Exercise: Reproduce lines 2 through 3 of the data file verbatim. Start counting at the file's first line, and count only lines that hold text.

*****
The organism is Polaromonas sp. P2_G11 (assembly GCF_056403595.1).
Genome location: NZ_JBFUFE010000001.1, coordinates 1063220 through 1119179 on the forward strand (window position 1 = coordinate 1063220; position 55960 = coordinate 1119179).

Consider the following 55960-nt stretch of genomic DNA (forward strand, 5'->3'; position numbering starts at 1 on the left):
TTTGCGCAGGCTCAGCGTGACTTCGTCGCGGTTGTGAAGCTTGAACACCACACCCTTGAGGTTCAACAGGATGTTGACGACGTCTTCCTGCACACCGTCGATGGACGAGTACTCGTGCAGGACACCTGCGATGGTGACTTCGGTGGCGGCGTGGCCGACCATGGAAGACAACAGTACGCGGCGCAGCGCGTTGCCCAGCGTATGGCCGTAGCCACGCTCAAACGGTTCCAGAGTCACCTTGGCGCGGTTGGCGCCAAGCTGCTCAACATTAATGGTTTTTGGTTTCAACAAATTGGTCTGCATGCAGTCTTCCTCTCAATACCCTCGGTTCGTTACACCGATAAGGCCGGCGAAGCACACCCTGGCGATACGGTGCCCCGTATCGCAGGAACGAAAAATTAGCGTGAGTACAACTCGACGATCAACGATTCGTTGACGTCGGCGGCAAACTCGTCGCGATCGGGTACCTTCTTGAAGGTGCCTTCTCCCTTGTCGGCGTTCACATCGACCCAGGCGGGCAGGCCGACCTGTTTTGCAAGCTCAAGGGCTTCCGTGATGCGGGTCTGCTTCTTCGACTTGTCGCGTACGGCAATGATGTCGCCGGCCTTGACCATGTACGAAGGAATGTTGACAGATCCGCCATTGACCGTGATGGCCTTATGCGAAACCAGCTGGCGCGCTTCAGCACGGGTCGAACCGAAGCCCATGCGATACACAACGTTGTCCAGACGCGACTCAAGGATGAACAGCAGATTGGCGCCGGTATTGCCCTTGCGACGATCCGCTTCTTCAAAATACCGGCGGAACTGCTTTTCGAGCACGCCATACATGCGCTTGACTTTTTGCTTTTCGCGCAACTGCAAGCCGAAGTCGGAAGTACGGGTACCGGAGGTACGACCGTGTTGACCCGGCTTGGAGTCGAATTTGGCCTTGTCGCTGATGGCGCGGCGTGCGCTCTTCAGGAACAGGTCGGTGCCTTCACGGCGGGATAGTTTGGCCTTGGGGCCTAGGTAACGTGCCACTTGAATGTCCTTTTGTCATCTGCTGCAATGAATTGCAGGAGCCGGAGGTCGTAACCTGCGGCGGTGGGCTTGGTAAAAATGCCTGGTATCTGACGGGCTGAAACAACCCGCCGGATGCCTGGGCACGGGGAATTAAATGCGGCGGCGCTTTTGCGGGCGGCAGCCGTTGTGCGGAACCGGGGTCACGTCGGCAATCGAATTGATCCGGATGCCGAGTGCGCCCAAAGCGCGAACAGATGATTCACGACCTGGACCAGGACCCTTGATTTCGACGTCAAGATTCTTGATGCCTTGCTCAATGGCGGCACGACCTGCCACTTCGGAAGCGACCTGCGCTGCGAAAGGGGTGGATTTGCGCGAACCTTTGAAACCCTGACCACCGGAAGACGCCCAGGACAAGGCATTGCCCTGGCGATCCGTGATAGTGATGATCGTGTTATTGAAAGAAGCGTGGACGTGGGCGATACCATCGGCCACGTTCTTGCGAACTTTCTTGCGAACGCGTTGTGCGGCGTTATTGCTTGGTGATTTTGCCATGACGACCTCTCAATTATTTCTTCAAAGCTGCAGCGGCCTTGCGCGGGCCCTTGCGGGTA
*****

Genome location: NZ_JBFUFE010000001.1, coordinates 1063220 through 1119179 on the forward strand (window position 1 = coordinate 1063220; position 55960 = coordinate 1119179).

Consider the following 55960-nt stretch of genomic DNA (forward strand, 5'->3'; position numbering starts at 1 on the left):